Management of Colonoscopy Complications

  • Osvaldo ChiaraEmail author
  • Stefania Cimbanassi
  • Arianna Birindelli
Part of the Hot Topics in Acute Care Surgery and Trauma book series (HTACST)


Complications after colonoscopy range from asymptomatic and self-limiting to serious life-threatening conditions. The most worrying complication is iatrogenic colonic perforation (ICP) due to barotrauma and mechanical trauma when the endoscope is pushed forward or to thermal/electrical injury of the colonic wall, with onset of symptoms after 24–72 h. CT scan is effective to detect even small amounts of fluid or air in the peritoneal or retroperitoneal space. Nonoperative management is appropriate for small sealed-off perforations, and endoscopic repair is possible intra-procedurally with small, large clips or sutures. Emergency surgery is indicated in signs of diffuse peritonitis, systemic inflammation, or sepsis. Laparoscopy is the first-line approach, and simple suture, wedge resection, segmental resection with anastomosis or stoma, and exteriorization of the perforation may be all performed laparoscopically. In unstable patients, open surgery is preferred. Bleeding is a complication after operative colonoscopies, which occurs with higher risk in resection of polyps larger than 2 cm or multiple, polyps in the right colon, and sessile polyps with villous histotype, anticoagulant or dual antiplatelet therapy. Treatment of bleeding is primarily endoscopic and rarely endovascular or surgical. Less frequent complications are cardiopulmonary events principally due to sedation and hernia strangulation due to increased abdominal pressure, splenic injury, and gas explosion.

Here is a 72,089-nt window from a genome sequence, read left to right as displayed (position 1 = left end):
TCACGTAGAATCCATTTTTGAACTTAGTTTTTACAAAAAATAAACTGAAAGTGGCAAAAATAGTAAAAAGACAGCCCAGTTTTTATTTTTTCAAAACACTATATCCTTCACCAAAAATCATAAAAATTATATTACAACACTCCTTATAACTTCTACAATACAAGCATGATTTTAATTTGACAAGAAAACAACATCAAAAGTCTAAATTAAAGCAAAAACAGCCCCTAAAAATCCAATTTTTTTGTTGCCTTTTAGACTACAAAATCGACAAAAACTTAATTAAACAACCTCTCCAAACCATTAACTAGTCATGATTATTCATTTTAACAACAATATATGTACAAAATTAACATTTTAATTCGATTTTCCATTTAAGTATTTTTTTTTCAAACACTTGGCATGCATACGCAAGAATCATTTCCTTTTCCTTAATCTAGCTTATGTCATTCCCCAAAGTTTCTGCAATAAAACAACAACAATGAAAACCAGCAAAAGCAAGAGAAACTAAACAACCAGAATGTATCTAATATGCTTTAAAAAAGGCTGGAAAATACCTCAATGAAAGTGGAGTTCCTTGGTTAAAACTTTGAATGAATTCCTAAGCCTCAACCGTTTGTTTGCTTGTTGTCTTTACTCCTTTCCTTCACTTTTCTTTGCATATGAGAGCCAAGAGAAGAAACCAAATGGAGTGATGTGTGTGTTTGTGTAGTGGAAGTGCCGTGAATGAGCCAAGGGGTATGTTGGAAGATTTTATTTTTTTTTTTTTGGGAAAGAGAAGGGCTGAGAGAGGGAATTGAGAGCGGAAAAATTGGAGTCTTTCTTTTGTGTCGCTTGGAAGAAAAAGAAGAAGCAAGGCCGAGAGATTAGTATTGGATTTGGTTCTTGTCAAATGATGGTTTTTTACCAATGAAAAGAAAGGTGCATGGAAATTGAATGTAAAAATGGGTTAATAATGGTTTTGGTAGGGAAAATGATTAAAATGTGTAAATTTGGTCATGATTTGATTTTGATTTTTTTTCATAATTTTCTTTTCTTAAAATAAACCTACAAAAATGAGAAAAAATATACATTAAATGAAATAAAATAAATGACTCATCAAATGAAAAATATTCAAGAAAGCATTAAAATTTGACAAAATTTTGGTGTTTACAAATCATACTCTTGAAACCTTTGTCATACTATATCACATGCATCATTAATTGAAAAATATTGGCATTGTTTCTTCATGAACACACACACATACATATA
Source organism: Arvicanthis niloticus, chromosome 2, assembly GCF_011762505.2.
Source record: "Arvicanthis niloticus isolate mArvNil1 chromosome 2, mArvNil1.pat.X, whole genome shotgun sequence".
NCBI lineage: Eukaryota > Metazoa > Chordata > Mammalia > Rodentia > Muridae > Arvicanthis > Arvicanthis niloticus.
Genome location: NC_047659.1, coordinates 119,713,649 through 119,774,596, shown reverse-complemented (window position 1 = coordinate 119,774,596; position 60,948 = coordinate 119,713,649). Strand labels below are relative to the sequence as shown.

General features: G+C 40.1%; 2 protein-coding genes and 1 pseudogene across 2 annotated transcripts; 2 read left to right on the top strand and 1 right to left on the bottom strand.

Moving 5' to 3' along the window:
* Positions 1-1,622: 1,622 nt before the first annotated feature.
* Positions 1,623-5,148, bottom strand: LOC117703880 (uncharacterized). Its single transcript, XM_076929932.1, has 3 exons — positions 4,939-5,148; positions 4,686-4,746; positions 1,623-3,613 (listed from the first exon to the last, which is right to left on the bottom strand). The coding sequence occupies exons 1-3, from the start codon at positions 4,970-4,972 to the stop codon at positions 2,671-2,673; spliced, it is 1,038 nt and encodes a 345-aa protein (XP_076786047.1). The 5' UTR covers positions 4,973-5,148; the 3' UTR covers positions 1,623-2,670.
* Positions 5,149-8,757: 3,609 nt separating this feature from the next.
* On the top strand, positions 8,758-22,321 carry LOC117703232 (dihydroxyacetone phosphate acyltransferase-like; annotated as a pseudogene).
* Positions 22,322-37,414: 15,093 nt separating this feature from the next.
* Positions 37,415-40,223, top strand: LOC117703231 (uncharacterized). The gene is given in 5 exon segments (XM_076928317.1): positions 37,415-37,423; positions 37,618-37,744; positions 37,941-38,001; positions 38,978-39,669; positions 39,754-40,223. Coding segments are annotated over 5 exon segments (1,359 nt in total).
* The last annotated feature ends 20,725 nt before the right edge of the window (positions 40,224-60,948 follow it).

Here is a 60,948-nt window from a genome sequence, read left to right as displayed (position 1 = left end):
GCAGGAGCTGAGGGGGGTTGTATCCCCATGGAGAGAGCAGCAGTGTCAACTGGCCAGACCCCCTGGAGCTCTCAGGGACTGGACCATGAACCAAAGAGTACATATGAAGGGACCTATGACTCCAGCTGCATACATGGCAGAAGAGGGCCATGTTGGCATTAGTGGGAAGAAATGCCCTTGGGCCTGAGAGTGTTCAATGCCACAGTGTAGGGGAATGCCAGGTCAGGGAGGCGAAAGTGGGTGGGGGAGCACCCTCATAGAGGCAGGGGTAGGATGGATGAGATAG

Colonoscopy complications Iatrogenic colonoscopy perforation Bleeding after colonoscopy Diagnostic colonoscopy Interventional colonoscopy 


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Copyright information

© Springer Nature Switzerland AG 2019

Authors and Affiliations

  • Osvaldo Chiara
    • 1
    • 2
    Email author
  • Stefania Cimbanassi
    • 2
  • Arianna Birindelli
    • 3
  1. 1.SurgeryUniversity of MilanoMilanoItaly
  2. 2.General Surgery and Trauma Team DivisionASST Niguarda Hospital MilanoMilanoItaly
  3. 3.Department of SurgeryUniversity of BolognaBolognaItaly

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